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Ron Finley

Natural products industry rallies to save Ron Finley’s garden

The Gangsta Gardener's South Central Los Angeles garden was under threat of eviction. Here's how the natural products industry helped Finley’s vision of healthy food for all live on.

"Plant some shit." This is the mantra of Ron Finley, aka the Gangsta Gardener and founder of the Ron Finley Project, who started a food revolution in 2010 when he planted vegetables in the city-owned curb outside his house in South Central L.A. He was fined. But rather than abandon the fledgling plants that had taken root, he dug in, eventually changing the city ordinance to make it legal to grow food in the city. 

Last month, Finley’s garden, now grown into a beautiful oasis of calm and abundance, faced another hurdle: threat of eviction. Finley was renting the property for years, but when a real estate investment company called Strategic Acquisitions bought the property at foreclosure in November (the LA Weekly reports that firm paid $379,000 for the land), Finley was at risk of being evicted unless he bought the land for the new price of $500,000. 

Finley has been an icon in the natural products industry for mobilizing people to stand up for good food. Through speaking at Natural Products Expos and Esca Bona, he has inspired hundreds of manufacturers, nonprofits, suppliers and retailers to understand the importance of increasing access to fresh food. Over 700,000 people have viewed his TED talk on YouTube. He has proselytized about the power a garden can have on communities, and has motivated people the globe over to start urban gardens in their cities.

In short, Finley’s work has helped the natural products industry understand the importance of democratizing healthy food. When brands learned he needed help, they rallied. 

John Foraker, president of Annie’s, was particularly gung-ho about saving the garden, personally donating $50,000 to Finley in order to save the garden. Foraker also spurred Annie’s, Covet PR and industry friends like Care2’s Justin Perkins, Robyn O’Brien, Max Goldberg, Ashley Koff and more to spread the message.

"At Annie’s, we’ve always admired Ron’s bold message of individual empowerment, encouraging the people in his community and everywhere to get out there, ‘plant some shit,’ grow some food and take control of their own health," Foraker says. "Ron’s project works to directly address and raise awareness of the pervasive problem of food deserts in communities across the U.S. and the world. Educating people and encouraging them to make better food choices for their own health and well-being is also an important part of the equation."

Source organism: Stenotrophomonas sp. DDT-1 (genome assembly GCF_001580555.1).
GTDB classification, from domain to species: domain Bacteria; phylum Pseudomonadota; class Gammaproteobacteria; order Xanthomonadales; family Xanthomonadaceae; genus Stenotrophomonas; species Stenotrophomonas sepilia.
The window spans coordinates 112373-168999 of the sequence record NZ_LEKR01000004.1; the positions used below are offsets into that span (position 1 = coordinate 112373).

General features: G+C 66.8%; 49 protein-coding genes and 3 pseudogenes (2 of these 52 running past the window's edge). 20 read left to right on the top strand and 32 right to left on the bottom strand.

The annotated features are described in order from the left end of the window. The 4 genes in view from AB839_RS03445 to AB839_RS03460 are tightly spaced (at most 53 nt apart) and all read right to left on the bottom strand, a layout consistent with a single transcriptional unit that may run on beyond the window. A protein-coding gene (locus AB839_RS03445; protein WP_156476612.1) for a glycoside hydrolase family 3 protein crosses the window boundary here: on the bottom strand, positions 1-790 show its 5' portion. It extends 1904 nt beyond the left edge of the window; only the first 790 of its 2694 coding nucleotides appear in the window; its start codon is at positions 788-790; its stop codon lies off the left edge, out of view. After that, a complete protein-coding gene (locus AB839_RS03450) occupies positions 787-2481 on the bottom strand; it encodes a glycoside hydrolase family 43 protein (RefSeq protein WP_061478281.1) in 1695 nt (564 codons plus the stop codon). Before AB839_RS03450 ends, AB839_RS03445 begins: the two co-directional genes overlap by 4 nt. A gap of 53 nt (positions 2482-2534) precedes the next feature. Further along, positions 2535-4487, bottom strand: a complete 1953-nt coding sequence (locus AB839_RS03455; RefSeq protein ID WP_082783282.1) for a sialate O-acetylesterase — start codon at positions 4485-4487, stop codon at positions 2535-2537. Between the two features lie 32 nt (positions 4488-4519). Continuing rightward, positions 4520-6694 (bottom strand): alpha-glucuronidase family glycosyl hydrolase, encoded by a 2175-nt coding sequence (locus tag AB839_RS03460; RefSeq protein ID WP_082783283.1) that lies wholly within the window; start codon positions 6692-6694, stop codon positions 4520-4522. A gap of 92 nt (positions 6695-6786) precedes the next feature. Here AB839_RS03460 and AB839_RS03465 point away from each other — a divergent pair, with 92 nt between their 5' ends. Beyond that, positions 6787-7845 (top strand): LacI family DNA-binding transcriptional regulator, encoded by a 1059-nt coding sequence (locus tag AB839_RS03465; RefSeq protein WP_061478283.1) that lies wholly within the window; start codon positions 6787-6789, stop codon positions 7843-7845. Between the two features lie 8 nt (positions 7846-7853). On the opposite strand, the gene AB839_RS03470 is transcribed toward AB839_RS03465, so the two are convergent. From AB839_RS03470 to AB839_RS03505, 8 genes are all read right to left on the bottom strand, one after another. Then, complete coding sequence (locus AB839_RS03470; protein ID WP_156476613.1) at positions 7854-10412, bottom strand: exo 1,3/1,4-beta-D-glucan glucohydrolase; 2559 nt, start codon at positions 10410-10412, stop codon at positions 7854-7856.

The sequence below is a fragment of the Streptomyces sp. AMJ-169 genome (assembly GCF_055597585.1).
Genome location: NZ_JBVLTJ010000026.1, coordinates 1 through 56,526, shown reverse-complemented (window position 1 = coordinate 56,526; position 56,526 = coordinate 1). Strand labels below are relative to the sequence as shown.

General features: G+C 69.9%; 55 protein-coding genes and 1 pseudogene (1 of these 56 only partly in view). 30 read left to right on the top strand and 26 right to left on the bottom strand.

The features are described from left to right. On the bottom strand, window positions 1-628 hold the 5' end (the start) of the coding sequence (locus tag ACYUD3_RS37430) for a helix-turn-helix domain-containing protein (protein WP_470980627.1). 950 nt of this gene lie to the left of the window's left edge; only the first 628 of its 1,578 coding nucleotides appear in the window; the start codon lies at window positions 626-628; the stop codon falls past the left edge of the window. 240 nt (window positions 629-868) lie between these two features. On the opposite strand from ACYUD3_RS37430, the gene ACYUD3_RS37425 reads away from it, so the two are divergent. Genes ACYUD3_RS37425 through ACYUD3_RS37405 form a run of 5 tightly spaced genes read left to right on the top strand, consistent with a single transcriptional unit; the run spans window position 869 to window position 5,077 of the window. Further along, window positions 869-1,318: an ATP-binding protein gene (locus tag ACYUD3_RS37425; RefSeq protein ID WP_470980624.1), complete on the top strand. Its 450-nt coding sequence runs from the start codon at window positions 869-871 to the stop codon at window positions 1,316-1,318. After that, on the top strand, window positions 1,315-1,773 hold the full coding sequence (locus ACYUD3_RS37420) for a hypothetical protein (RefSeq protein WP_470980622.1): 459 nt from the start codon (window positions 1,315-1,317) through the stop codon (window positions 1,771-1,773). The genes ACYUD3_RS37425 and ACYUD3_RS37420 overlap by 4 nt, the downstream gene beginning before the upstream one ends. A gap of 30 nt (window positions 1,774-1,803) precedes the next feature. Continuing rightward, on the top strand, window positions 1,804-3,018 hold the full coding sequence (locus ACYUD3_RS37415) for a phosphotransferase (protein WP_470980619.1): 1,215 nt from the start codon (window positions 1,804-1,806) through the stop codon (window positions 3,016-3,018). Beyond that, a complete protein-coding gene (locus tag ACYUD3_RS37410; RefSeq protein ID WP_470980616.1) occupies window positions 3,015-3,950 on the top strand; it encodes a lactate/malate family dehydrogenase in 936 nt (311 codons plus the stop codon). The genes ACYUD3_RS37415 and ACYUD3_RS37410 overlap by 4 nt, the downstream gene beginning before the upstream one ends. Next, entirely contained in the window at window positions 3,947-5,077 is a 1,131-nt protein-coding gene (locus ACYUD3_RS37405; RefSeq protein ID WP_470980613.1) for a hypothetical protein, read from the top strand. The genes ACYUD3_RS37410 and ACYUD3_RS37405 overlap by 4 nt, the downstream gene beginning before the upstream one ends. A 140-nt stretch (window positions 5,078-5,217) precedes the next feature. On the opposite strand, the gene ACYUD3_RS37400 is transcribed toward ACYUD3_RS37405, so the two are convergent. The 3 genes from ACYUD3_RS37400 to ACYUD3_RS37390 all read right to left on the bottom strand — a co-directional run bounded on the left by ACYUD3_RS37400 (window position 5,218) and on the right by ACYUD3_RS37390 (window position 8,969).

It worked. Nell Newman, the founder of Newman’s Own Organics, personally contributed $21,000 to the cause, according to the New York Times. On Finley’s GoFundMe page, both Califia Farms and Annie’s are listed as donating $50,000. Presence Marketing, Siggi’s Yogurt and sweetgreen Inc. each donated $10,000. Good Culture, Suja Juice and Horizon Organic each donated $5,000. Almost 3,000 other brands and individuals who believe in Finley’s mission contributed funds, too. Over three months, supporters raised $524,490 to buy the garden. The Ron Finley Project officially became the "100 percent title holder of its South Central Los Angeles headquarters and garden where the very first seeds of this global movement were planted in 2010," Foraker wrote in a recent blog.

Additionally, to ensure the continued success of The Ron Finley Project, Foraker announced that Annie’s will contribute $20,000 to the organization each year for three years to "help him drive his mission and message far and wide."

Many believe that Finley’s garden was so important to save because the garden symbolizes social activism, regaining control of what we eat and perseverance—the spirit of the natural products industry.

In a recent Facebook Live video, Ron Finley takes viewers on a tour of his garden, pointing out notable plants such as artichokes, almonds, plums, chard and apricots. The din of traffic is heard nearby. He plucks an orange blossom from an orange tree and holds it to the camera, describing its scent. He stands in the middle of the garden and looks at what sprouted from an illegally planted vegetable seven years ago. "This to me represents an opportunity for people to see another way to live," Finley says. "[This is] what our neighborhoods could look like."

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